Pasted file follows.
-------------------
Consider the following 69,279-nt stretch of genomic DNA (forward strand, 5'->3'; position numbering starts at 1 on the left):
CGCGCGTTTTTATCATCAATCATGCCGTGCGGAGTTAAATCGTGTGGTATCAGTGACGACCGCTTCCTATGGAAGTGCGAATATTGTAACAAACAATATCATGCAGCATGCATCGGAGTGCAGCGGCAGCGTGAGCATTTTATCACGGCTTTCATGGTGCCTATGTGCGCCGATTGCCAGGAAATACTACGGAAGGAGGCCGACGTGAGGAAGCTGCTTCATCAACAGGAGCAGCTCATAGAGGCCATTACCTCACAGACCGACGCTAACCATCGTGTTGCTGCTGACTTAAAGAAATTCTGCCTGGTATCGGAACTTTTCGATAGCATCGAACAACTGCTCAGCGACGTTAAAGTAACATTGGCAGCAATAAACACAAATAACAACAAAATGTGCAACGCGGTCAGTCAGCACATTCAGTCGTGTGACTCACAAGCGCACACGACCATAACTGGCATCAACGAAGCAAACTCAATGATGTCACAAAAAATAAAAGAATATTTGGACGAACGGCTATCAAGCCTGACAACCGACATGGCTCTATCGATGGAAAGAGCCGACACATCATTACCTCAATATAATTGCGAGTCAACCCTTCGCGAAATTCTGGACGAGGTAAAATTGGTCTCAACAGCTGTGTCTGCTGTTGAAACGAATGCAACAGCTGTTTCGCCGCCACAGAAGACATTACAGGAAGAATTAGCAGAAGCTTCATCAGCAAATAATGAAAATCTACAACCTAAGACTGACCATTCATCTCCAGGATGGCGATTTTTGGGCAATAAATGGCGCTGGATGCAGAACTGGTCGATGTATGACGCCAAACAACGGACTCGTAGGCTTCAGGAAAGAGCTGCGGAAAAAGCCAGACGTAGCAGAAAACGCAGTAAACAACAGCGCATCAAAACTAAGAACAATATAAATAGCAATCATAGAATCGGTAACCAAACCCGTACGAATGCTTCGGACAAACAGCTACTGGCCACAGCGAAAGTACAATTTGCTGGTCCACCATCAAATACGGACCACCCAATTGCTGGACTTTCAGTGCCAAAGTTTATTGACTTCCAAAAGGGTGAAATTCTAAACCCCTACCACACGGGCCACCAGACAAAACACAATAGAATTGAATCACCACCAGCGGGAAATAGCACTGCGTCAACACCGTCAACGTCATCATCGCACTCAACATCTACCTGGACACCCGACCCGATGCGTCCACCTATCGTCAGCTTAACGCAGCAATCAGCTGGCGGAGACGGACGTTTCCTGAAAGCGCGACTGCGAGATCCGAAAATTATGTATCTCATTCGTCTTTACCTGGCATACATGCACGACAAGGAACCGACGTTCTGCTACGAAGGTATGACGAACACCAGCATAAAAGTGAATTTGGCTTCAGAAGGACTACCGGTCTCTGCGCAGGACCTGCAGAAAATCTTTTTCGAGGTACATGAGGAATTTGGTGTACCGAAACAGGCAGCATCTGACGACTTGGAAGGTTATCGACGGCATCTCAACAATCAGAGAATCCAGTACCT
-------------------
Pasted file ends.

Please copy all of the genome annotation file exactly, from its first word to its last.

Consider the following 69,279-nt stretch of genomic DNA (forward strand, 5'->3'; position numbering starts at 1 on the left):
CGCGCGTTTTTATCATCAATCATGCCGTGCGGAGTTAAATCGTGTGGTATCAGTGACGACCGCTTCCTATGGAAGTGCGAATATTGTAACAAACAATATCATGCAGCATGCATCGGAGTGCAGCGGCAGCGTGAGCATTTTATCACGGCTTTCATGGTGCCTATGTGCGCCGATTGCCAGGAAATACTACGGAAGGAGGCCGACGTGAGGAAGCTGCTTCATCAACAGGAGCAGCTCATAGAGGCCATTACCTCACAGACCGACGCTAACCATCGTGTTGCTGCTGACTTAAAGAAATTCTGCCTGGTATCGGAACTTTTCGATAGCATCGAACAACTGCTCAGCGACGTTAAAGTAACATTGGCAGCAATAAACACAAATAACAACAAAATGTGCAACGCGGTCAGTCAGCACATTCAGTCGTGTGACTCACAAGCGCACACGACCATAACTGGCATCAACGAAGCAAACTCAATGATGTCACAAAAAATAAAAGAATATTTGGACGAACGGCTATCAAGCCTGACAACCGACATGGCTCTATCGATGGAAAGAGCCGACACATCATTACCTCAATATAATTGCGAGTCAACCCTTCGCGAAATTCTGGACGAGGTAAAATTGGTCTCAACAGCTGTGTCTGCTGTTGAAACGAATGCAACAGCTGTTTCGCCGCCACAGAAGACATTACAGGAAGAATTAGCAGAAGCTTCATCAGCAAATAATGAAAATCTACAACCTAAGACTGACCATTCATCTCCAGGATGGCGATTTTTGGGCAATAAATGGCGCTGGATGCAGAACTGGTCGATGTATGACGCCAAACAACGGACTCGTAGGCTTCAGGAAAGAGCTGCGGAAAAAGCCAGACGTAGCAGAAAACGCAGTAAACAACAGCGCATCAAAACTAAGAACAATATAAATAGCAATCATAGAATCGGTAACCAAACCCGTACGAATGCTTCGGACAAACAGCTACTGGCCACAGCGAAAGTACAATTTGCTGGTCCACCATCAAATACGGACCACCCAATTGCTGGACTTTCAGTGCCAAAGTTTATTGACTTCCAAAAGGGTGAAATTCTAAACCCCTACCACACGGGCCACCAGACAAAACACAATAGAATTGAATCACCACCAGCGGGAAATAGCACTGCGTCAACACCGTCAACGTCATCATCGCACTCAACATCTACCTGGACACCCGACCCGATGCGTCCACCTATCGTCAGCTTAACGCAGCAATCAGCTGGCGGAGACGGACGTTTCCTGAAAGCGCGACTGCGAGATCCGAAAATTATGTATCTCATTCGTCTTTACCTGGCATACATGCACGACAAGGAACCGACGTTCTGCTACGAAGGTATGACGAACACCAGCATAAAAGTGAATTTGGCTTCAGAAGGACTACCGGTCTCTGCGCAGGACCTGCAGAAAATCTTTTTCGAGGTACATGAGGAATTTGGTGTACCGAAACAGGCAGCATCTGACGACTTGGAAGGTTATCGACGGCATCTCAACAATCAGAGAATCCAGTACCT